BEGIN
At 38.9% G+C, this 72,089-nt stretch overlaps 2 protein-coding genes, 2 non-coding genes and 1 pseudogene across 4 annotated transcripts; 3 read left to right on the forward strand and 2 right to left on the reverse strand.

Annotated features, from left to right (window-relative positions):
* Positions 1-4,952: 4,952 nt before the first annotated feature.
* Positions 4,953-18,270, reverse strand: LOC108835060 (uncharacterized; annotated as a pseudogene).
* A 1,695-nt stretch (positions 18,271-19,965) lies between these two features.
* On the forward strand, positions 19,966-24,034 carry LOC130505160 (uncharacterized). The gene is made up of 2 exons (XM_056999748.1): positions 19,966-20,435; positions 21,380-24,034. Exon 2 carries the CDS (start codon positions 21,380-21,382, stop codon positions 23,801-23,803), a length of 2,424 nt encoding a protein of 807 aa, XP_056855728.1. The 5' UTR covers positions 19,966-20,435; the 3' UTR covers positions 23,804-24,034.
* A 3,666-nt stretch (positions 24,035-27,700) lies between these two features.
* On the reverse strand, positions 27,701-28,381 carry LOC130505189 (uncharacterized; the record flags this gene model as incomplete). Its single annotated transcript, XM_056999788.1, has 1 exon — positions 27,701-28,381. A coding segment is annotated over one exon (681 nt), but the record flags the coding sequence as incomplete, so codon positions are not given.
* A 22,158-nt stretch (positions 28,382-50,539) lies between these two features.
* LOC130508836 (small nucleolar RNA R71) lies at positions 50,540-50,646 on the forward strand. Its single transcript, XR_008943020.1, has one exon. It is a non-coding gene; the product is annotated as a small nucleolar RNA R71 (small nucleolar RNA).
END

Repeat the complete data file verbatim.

At 38.9% G+C, this 72,089-nt stretch overlaps 2 protein-coding genes, 2 non-coding genes and 1 pseudogene across 4 annotated transcripts; 3 read left to right on the forward strand and 2 right to left on the reverse strand.

Annotated features, from left to right (window-relative positions):
* Positions 1-4,952: 4,952 nt before the first annotated feature.
* Positions 4,953-18,270, reverse strand: LOC108835060 (uncharacterized; annotated as a pseudogene).
* A 1,695-nt stretch (positions 18,271-19,965) lies between these two features.
* On the forward strand, positions 19,966-24,034 carry LOC130505160 (uncharacterized). The gene is made up of 2 exons (XM_056999748.1): positions 19,966-20,435; positions 21,380-24,034. Exon 2 carries the CDS (start codon positions 21,380-21,382, stop codon positions 23,801-23,803), a length of 2,424 nt encoding a protein of 807 aa, XP_056855728.1. The 5' UTR covers positions 19,966-20,435; the 3' UTR covers positions 23,804-24,034.
* A 3,666-nt stretch (positions 24,035-27,700) lies between these two features.
* On the reverse strand, positions 27,701-28,381 carry LOC130505189 (uncharacterized; the record flags this gene model as incomplete). Its single annotated transcript, XM_056999788.1, has 1 exon — positions 27,701-28,381. A coding segment is annotated over one exon (681 nt), but the record flags the coding sequence as incomplete, so codon positions are not given.
* A 22,158-nt stretch (positions 28,382-50,539) lies between these two features.
* LOC130508836 (small nucleolar RNA R71) lies at positions 50,540-50,646 on the forward strand. Its single transcript, XR_008943020.1, has one exon. It is a non-coding gene; the product is annotated as a small nucleolar RNA R71 (small nucleolar RNA).